The labour ministry has said now that Namibia has ratified Convention 190, employers should regard this pact as an instrument that aims to promote harmonious labour relations at their workplaces, and it is time to boost the human dignity of both their employees and those they serve.
Namibia ratified this convention in December 2020, but it became effective only in December 2021 as per the International Labour Organisation (ILO) requirements, which stipulate that any ratified convention by a member state becomes effective after a year of ratification.
“This is the first international legal instrument that aims to eliminate violence and harassment in the world of work. The employers should, therefore, come up with workplace policies that are in support of this convention,” said Maria Hedimbi, the labour ministry’s spokesperson.
Adopted in 2019, the ILO Convention 190 protects workers and other persons in the world of work, including employees as well as persons working, irrespective of their contractual status, persons in training, including interns and apprentices and many others.
Due to the recent ratification of the convention, Hedimbi said the ministry has had no official cases brought before it up to now. “This does not mean there are no cases of sexual harassment in the world of work. Some of these cases might have been lodged with the Namibian Police before this convention became part of our laws,” Hedimbi stated.
She added: “The ministry conducted a rapid assessment in terms of violence and harassment in the world of work before the ratification of this convention. This assessment proved that there are indeed various forms of violence and harassment in the world of work, including sexual harassment”. Hedimbi said the ministry, with its social partners, after the ratification of this convention, came up with loads of activities, aimed at educating the public about this convention.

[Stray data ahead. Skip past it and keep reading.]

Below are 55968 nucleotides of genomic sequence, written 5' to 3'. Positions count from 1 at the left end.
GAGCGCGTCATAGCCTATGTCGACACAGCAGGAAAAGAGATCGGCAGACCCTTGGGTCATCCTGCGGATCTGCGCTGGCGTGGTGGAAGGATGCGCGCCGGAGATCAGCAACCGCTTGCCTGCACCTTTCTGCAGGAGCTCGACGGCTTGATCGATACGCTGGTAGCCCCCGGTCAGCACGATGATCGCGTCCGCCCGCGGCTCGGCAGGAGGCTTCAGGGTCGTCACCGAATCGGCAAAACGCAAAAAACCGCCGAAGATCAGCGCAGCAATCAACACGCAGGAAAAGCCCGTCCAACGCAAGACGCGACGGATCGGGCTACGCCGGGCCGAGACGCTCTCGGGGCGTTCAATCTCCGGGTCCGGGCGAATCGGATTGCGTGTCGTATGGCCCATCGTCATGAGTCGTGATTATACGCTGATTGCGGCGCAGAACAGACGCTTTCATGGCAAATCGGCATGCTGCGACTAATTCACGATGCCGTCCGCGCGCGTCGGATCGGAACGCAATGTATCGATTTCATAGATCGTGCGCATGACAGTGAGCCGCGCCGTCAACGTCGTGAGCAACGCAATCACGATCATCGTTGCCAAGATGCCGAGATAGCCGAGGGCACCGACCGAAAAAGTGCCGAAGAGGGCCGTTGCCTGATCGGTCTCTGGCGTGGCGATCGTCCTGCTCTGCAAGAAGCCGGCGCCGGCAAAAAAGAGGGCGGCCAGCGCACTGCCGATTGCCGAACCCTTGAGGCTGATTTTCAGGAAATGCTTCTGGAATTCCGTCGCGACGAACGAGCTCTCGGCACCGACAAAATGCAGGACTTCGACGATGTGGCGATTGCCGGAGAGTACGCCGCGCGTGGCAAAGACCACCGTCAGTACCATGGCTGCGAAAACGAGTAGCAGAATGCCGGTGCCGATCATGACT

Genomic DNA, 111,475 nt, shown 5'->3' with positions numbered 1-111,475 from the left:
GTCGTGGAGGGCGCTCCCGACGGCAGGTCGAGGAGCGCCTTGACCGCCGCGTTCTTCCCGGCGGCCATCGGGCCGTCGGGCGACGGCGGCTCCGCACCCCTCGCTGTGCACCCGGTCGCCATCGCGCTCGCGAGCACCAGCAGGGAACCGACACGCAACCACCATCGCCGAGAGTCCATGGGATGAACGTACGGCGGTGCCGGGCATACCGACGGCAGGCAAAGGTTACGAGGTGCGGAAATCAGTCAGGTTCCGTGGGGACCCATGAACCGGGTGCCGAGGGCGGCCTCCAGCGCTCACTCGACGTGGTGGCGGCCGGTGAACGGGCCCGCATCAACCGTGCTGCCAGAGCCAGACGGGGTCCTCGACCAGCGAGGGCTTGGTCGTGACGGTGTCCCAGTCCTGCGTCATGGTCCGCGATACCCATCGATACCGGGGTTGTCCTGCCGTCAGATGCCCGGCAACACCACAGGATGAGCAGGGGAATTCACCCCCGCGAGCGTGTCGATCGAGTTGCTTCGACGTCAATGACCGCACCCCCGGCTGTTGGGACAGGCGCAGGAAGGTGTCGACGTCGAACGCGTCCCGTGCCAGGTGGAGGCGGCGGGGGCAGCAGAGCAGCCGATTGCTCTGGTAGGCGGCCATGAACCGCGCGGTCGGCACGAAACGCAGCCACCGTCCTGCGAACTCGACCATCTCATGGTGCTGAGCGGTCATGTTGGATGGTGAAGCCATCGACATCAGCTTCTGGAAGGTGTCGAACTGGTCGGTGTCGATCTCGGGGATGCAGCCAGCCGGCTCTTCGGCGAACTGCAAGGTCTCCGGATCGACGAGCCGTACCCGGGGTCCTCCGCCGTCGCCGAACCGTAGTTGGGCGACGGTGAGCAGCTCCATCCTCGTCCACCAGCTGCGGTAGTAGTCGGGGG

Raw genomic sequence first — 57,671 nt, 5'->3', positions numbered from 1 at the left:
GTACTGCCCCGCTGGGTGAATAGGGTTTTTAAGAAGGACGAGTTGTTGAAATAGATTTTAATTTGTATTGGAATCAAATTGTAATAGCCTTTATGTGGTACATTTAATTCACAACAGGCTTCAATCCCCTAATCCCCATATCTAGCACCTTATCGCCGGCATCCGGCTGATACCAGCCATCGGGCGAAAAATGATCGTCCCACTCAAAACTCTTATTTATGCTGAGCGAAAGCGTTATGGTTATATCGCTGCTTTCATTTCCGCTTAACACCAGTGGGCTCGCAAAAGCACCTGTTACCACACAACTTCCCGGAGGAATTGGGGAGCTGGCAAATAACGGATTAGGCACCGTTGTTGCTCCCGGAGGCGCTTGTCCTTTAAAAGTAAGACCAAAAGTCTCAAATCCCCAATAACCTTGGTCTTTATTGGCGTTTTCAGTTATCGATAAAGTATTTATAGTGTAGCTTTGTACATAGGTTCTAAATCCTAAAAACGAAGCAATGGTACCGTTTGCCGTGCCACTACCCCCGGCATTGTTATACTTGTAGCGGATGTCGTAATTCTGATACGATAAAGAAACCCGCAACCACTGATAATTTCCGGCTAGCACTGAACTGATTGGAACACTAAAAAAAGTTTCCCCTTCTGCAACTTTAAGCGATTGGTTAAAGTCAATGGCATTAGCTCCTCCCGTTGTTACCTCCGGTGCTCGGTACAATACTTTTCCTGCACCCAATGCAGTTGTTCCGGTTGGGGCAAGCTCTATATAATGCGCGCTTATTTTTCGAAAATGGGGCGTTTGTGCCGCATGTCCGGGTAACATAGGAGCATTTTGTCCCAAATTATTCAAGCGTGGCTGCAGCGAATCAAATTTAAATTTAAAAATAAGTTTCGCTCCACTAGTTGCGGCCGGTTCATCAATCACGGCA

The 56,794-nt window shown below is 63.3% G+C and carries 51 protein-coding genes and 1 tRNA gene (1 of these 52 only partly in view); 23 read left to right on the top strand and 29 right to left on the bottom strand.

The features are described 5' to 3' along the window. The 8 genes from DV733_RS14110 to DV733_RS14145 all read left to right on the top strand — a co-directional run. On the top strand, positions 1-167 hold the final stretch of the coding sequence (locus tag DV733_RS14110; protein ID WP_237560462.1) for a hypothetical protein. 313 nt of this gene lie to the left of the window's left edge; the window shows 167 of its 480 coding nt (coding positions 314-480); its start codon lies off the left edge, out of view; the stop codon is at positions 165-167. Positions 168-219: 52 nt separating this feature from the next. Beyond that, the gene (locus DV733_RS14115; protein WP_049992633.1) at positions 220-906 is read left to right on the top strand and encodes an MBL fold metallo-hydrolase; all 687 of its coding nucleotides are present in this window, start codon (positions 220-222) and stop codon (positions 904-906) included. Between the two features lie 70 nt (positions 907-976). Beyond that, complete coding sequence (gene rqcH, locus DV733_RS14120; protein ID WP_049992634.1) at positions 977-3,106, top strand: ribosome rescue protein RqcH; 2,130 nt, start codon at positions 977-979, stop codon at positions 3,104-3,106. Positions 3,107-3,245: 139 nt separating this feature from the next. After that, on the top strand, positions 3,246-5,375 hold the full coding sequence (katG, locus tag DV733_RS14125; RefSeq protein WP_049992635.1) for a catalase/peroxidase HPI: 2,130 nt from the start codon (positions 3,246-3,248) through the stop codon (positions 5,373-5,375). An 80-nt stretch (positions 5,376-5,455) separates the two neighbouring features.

The ministry trained 15 master trainers late last year, who are now busy training change agents drawn from different workplaces. Recently trained change agent, Social Security Commission’s manager for talent and development Winfred Pokolo, told New Era the essence of the convention carries a lot of weight because of its impact on the more subtle issues employees face daily.
“The importance of the convention is seen and experienced daily. If the violence and harassment are not addressed, it will continue to manifest itself by when people vent at work and more sadly at home or in public,” stated Pokolo. He said: “As a country, we should not just adopt the convention as a matter of process but focus on the correct and stringent application of these principles, as Namibia can benefit more from a productive workforce if they are rescued from this evil”.
Doreen Zamuee from the University of Namibia said the prevalence of harassment in the world of work has necessitated an intervention to be developed on an international platform.
“I, having experienced countless inappropriate remarks in the workplace, receive this initiative with a thousand hoorays. Difficult people are not considered for promotions. So, you are forced to brush it off or steer the conversation elsewhere. Nobody stands up for you,” she shared.
Zamuee said: “I recently received a foul comment from a colleague at a work function. He said ‘do Ovahereros engage in sexual conduct with uncircumcised men?’ Other employees were sitting there just listening and expecting a response. I am still scarred by this event.”
She noted the greatest perpetrators are in superior positions.
“They are responsible for driving the implementation and influencing the manner and gravity with which anything new would be received. Can we truly believe that they would legitimise a convention that affects their muscle flexing?”